Friday, March 6, 2009

The Economic Impact of National Division

The Korea Times carried an interesting article  today suggesting that fear of the "Three Ds" was weighing on the Korean economy.  The Three Ds are
  • asset Deflation
  • won Depreciation, and
  • Daepodong missile
I'd like to focus on the last of these, because it illustrates a continuing problem.  According to the Korea Times article, Pyongyang's test-launching of ballistic missiles has wreaked havoc on the Korean won, as demonstrated several times, particularly in 1998 and 2006.  During the following four weeks after the Stalinist country fired ballistic missiles, the won depreciated 3.4 percent in 1998 and 2 percent in 2006.
``In hindsight, the North's missile launches have negatively affected the South's financial markets,'' IBK Securities economist Park Ok-hee said.
Beyond the impact of actual or threatened missile launches, the reality is that national division entails a military confrontation with the North that exerts a continual drag on the South Korean economy.  This is largely because the media around the world frame so much of their coverage of Korea in terms of the North Korean nuclear problem, its missiles and the six-party talks.  The fact that South Korea has achieved its current level of economic growth is even more remarkable in light of the continuing effect of press coverage about North Korea.

Thursday, March 5, 2009

The Australian on "The Peril Brewing in Pyongyang"

As everyone knows, President Lee Myung Bak has been visiting Southeast Asian countries, including Australia.   Today a very perceptive article appeared in The Australian . Entitled "The Peril Brewing in Pyongyang," it began the sentence "No one knows when North Korea will do the almost inevitable and either implode or explode."  The article is basically built on a fundamental reality in Korea, that it remains the only nation in the world that was divided because of the aftermath of World War II and the long Cold War. Recommended reading.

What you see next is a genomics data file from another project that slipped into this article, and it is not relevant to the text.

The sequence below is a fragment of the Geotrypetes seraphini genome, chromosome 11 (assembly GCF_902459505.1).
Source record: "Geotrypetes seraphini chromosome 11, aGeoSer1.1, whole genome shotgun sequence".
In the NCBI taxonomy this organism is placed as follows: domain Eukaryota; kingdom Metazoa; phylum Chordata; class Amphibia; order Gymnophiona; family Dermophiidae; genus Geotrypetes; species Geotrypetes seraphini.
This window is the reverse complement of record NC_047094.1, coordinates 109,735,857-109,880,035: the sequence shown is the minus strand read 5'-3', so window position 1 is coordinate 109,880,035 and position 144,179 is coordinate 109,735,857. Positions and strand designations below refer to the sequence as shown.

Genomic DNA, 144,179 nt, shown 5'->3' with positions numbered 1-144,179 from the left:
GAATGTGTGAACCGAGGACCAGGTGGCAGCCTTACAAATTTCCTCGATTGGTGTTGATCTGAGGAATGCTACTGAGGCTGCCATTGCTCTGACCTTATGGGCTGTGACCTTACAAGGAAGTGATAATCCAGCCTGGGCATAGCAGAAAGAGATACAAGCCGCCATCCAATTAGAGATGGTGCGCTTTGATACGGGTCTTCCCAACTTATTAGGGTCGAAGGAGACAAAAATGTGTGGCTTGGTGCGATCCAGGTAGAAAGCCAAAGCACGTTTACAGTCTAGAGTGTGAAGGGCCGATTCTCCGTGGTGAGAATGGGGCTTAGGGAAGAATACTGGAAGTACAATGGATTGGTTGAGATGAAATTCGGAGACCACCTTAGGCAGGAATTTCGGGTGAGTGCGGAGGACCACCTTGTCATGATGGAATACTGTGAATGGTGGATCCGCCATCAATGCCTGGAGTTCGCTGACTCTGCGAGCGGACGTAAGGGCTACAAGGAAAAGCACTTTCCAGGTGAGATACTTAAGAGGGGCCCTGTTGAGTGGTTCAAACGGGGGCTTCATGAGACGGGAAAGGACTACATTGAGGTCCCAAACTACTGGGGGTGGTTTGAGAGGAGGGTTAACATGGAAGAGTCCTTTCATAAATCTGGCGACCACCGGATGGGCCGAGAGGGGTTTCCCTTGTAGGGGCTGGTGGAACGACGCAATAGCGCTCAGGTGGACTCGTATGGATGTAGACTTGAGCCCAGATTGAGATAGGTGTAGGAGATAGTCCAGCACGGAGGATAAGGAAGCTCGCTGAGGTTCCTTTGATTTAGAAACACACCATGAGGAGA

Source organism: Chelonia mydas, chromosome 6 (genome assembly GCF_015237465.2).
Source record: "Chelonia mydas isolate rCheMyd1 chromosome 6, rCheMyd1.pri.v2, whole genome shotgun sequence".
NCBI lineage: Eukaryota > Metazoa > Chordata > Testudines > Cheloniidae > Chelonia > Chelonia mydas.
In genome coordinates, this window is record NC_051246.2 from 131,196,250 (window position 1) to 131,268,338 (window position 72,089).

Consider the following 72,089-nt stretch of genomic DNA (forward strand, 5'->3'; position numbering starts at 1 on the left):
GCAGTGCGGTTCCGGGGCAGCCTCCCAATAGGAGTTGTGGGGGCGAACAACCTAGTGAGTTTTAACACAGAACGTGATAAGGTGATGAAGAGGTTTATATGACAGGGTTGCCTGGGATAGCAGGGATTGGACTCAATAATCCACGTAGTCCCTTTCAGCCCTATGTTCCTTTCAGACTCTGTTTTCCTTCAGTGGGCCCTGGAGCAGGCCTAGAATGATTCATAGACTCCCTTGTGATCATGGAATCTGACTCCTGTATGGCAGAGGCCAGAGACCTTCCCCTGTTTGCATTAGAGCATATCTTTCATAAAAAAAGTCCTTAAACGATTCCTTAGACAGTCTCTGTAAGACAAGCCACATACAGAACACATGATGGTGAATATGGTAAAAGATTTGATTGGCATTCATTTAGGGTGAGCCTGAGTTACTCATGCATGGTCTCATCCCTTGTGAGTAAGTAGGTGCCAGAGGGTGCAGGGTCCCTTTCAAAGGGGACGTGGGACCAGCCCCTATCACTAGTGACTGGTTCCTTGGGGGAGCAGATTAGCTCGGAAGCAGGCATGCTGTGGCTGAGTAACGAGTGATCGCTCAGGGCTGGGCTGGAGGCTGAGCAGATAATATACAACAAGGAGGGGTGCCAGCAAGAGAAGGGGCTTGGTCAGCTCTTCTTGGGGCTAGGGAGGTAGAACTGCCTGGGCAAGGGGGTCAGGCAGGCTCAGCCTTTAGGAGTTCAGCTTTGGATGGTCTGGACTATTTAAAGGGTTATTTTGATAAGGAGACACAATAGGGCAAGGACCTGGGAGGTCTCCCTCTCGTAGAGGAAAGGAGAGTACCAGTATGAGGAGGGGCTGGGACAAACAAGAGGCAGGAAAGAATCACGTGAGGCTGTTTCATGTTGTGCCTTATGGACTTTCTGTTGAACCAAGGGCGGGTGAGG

Tuesday, March 3, 2009

Korea Ranks Second in the World on the ITU's New ICT Development Index

The International Telecommunications Union has just issued a new report entitled Measuring the Information Society: The ICT Development Index.  Earlier indexes constructed by the ITU included the digital access index, and the digital opportunity index (DOI)  In recent years, South Korea had ranked number one in the world on the DOI.  Essentially the new ICT Development Index (IDI) is a response to calls for a single index that will allow nations of the world to assess their progress toward building the information society and eliminating the digital divide.  As shown in the accompanying graphic, all of the top ten countries on the IDI are from Northern Europe, with the exception of South Korea.  The complete report can be downloaded in a PDF version from the ITU's website, using this link.

Sunday, March 1, 2009

Google and Globalization, II

The Economist has a new article on Google's success, or lack thereof, in Asia.  It manages to get several points right, but in the end it fails to offer a complete and coherent explanation for why Naver does so well in the Korean search market and why Google does so poorly. I have commented on this matter before, in a post on Google and Globalization in Korea , and an earlier post on "Why Google Must Succeed in Korea, for Korea's Benefit."
As the Economist article describes, part of the problem for Google in South Korea has to do with language and culture.   In other words, Google may be able to improve upon its Korean language presentation and could make its services more appealing to Koreans, culturally speaking.   However, this skirts around the main issue.

  • Google is a search technology that uses robots in an effort to identify and classify all of the information on the internet, whatever the language.
  • Naver, on the other hand, does not search the internet.  It is a Korean-language database, created for Koreans, to help them collectively answer questions, which explains why "Knowledge-In" is the most popular service.
So, trying to make a one-on-one comparison of Google with Naver really is comparing apples and oranges.  As I have argued in earlier posts, the popularity of Naver, or the lack of success for Google, whichever way you put it, says volumes about the information culture in South Korea.  Use of Google for search is indeed one reasonable measure of globalization here.